Peer review: good for all purposes?

Added by Catherine Gray on 10 March 2010 00:00

Peer review is both a principle and a set of mechanisms at the heart of the arrangements for evaluating and assuring the quality of research. A new guide from the Research Information Network provides for researchers and others an outline of how the peer review system works, and highlights some of the challenges as well as the opportunities it faces in the internet age.

Research Information Network - Press release, 10 March 2010

Peer review: A guide for researchers sets out the processes involved in peer review for both grant applications and publications. It also looks at the issues that have been raised in a series of recent reports on the costs of the system, and how effective and fair it is.

The growth in the size of the research community and of the volumes of research being undertaken in the UK and across the world means that the amount of time and effort put into the peer review system is growing too, and that it is coming under increasing scrutiny. The guide looks at how effective peer review is in selecting the best research proposals, as well as in detecting misconduct and malpractice.

The guide also looks at how fair the system is, and at the different levels of transparency involved in the process: from completely closed systems, where the identities of reviewers and those whose work is being reviewed are kept hidden from each other, and reports are not revealed, to completely transparent systems where identities and reports are openly revealed.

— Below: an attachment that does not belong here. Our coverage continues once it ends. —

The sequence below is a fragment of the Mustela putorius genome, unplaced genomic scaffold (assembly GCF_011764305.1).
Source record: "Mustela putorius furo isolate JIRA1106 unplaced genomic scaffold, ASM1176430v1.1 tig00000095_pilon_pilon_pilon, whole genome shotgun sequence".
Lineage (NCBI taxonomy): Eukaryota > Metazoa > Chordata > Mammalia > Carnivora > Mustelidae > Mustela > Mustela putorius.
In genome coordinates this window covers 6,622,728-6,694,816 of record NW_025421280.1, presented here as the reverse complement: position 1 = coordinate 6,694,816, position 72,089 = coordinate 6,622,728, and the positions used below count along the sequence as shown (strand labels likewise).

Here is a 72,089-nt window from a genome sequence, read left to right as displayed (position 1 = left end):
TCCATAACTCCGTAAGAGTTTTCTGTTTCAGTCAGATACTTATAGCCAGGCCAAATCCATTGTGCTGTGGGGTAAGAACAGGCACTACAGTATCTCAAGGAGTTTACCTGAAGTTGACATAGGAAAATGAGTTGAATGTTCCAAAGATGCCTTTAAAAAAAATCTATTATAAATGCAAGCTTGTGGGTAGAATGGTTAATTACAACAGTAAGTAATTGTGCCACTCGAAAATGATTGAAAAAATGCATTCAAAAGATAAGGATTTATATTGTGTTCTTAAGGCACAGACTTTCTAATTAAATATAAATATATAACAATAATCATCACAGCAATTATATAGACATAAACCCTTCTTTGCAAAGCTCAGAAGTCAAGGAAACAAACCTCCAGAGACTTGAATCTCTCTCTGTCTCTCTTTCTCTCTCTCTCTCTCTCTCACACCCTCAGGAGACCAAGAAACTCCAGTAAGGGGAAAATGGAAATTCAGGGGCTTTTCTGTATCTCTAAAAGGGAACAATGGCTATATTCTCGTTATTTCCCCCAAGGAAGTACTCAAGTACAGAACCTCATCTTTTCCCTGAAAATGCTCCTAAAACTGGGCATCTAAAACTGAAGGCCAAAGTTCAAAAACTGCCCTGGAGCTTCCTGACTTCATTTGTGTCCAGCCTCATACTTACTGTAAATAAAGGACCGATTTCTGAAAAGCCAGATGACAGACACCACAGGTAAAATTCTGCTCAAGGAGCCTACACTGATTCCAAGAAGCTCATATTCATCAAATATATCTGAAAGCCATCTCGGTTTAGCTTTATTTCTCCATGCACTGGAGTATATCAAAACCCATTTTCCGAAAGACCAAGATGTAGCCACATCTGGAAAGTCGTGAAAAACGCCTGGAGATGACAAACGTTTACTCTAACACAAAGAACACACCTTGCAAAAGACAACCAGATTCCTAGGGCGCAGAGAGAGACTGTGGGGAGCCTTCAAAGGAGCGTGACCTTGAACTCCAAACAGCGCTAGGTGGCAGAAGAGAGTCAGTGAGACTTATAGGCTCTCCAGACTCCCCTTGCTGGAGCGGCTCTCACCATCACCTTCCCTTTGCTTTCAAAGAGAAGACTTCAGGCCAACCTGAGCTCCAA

The burdens on researchers as submitters and reviewers are by far the biggest costs in the peer review system, and the guide outlines some of the measures that are being taken to reduce those burdens, or at least to keep them in check. A growing number of researchers are taking the view that they should be paid for the time they spend in reviewing grant applications and draft publications. But there are also concerns that such payment would significantly increase the costs of the system, and also of scholarly publications. A RIN report in 2008 estimated that if reviewers were to be paid in cash for the full economic costs of their time, then UK academic libraries would have to pay 45% more for their subscriptions to scholarly journals.

The internet has speeded up the process of peer review, and widened the pool of reviewers who can be drawn on. It has also provided new channels through which researchers can communicate their findings, and through which other researchers can comment on, annotate and evaluate them. These new opportunities bring new challenges as well. The take-up of the opportunities for open comments, ratings and recommender systems has been patchy to date; and we currently lack clear protocols for the review of findings circulated in multiple formats, including blogs and wikis. The mechanisms for peer review will undoubtedly change in coming years, but the principle will remain central to all those involved in the research community.

Peer review: A guide for researchers is available at www.rin.ac.uk/peer-review-guide. Hard copies are also available to distribute to colleagues and students, email contact@rin.ac.uk

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